Madame de (Anne-Louise-Germaine) Staël.

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quit its hold of me for a moment, and life became a
burden to me.

While I was in this state I received a letter from
Madame Recamier, that beautiful person who has
received the admiration of the whole of Europe,
and who has never abandoned an unfortunate friend.
She informed me, that on her road to the waters
of Aix in Savoy, to which she was proceeding, she
intended stopping at my house, and would be there
in two days. I trembled lest the lot of M. de Mont-
morency should also become hers. However im-
probable it was, I was ordained to fear every thing
irom a hatred so barbarous and minute, and I there-
fore sent a courier to meet Madame Recamier, to
beseech her not to come to Coppet. To know that
she who had never failed to console me with the
most amiable attention was only a few leagues dis-
tant from me ; to know that she was there^ so near
to my habitation, and that I was not allowed to see
her again, perhaps for the last time ! all this I was



TEN years' exile. ^ 157

obliged to bear. I conjured her not to stop at Cop-
pet ; she would not yield to my entreaties ; she
could not pass under my windows without remain*
ing some hours with me, and it was with convul-
sions of tears that 1 saw her enter this chateau, in
which her arrival had always been a fete. She
left me the next day, and repaired instantly to one
of her relations at fifty leagues distance from Swit-
zerland. It was in vain ; the fatal blow of exile
smote her also ; she had had the intention of seeing
me, and that was enough ; for the generous com-
passion which had inspired her, she must be pun-
ished. The reverses of fortune which she bad met
with made the destruction of her natural establish-
ment extremely painful to her. Separated from all
her friends, she has passed whole months in a little
provincial town, a prey to the extremes of every
feeling of insipid and melancholy solitude. Such
was the lot to which I was the cause of condemn-
ing the most brilliant female of her time ; and thus
regardless did the chief of the French, that people
so renowned for their gallantry, show himself to-
ward the most beautiful woman in Paris. In one
day he smote virtue and distinguished birth in M.
de Montmorericj^ ; beauty in Madame Recamier,
and, if I dare say it, the reputation of high talents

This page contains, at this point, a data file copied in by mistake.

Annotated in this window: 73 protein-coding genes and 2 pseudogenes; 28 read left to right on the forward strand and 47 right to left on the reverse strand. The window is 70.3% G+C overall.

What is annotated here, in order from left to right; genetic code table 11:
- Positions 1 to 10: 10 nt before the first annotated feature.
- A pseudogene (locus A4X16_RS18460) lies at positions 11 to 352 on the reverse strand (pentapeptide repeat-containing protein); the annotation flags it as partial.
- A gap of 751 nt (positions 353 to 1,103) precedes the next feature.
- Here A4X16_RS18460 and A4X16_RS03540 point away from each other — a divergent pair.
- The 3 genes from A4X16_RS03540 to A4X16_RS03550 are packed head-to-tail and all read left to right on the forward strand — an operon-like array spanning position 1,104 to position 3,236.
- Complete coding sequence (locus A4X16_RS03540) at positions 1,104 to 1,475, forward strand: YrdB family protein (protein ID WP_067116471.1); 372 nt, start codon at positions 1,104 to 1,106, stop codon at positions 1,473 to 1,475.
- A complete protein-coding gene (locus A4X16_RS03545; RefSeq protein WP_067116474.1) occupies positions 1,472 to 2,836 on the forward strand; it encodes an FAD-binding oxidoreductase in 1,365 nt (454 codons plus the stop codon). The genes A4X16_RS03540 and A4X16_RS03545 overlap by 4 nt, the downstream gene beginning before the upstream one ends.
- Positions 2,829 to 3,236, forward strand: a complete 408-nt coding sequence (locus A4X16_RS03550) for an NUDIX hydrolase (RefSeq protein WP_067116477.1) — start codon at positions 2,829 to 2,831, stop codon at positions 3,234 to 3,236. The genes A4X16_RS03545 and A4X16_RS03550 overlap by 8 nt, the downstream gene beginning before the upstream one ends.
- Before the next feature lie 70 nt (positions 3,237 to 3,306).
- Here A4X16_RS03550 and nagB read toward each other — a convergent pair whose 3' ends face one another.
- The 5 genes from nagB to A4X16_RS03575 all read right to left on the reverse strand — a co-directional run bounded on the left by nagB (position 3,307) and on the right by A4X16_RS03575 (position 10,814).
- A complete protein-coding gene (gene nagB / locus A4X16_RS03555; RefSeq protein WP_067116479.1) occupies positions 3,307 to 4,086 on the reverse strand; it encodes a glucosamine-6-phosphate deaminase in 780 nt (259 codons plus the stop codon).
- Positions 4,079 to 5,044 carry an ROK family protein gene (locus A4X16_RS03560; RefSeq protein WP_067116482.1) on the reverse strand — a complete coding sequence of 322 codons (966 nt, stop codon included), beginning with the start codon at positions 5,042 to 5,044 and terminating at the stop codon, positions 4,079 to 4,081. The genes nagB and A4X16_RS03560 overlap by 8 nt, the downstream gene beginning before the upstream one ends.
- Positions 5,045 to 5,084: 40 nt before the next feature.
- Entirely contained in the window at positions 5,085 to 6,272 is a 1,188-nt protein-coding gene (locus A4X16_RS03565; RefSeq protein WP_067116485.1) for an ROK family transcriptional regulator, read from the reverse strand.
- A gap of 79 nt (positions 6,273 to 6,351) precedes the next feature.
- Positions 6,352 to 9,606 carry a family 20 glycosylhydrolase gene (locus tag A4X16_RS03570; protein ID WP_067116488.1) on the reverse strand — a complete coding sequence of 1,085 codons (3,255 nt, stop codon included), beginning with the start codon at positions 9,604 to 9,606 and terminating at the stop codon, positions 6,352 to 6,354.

in myself. Perhaps he also flattered himself with
attacking the memory of my father in his daugh-
ter, in order that it might be truly said that in this
world, under his reign, the dead and the living,
piety, beauty, wit, and celebrity, ail were as nothing.
Pei^pns made themselves culpable by being found
wanting in the delicate shades of flattery toward
him, in refusing to abandon any one who had been
vijited by his disgrace. He recognises but two



158 ^: TEN years' exile.

classes of human creatures, those who serve him,
and those, who without injuring, wish to have an
existence independent of him. He is unwilling
that in the whole universe, from the details of house-
keeping to the direction of empires, a single will
should act without reference to his.

" Madam de Stael," said the prefect of Gene-
va, " has contrived to make herself a very plea-
sant life at Coppet ; her friends and foreigners
come to see her ; the emperor will not allow
that." And why did he torment me in this man-
ner? that I might print an eulogium upon him 5
and of what consequence was this eulogium to
him, among the millions of phrases which fear
and hope were constantly offering at his shrine ?
Bonaparte once said, " If I had the choice, either
of doing a noble action myself, or of inducing
my adversary to do a mean one, I would not he-
sitate to prefer the debasement of my enemy."
In this sentence you have the explanation of the
particular pains which he took to torment my ex-
istence. He knew that I was attached to my
friends, to France, to my works, to my tastes, to
society; in taking from me every thing which
composed my happiness, his wish was to trouble
me sufficiently to make me write some piece of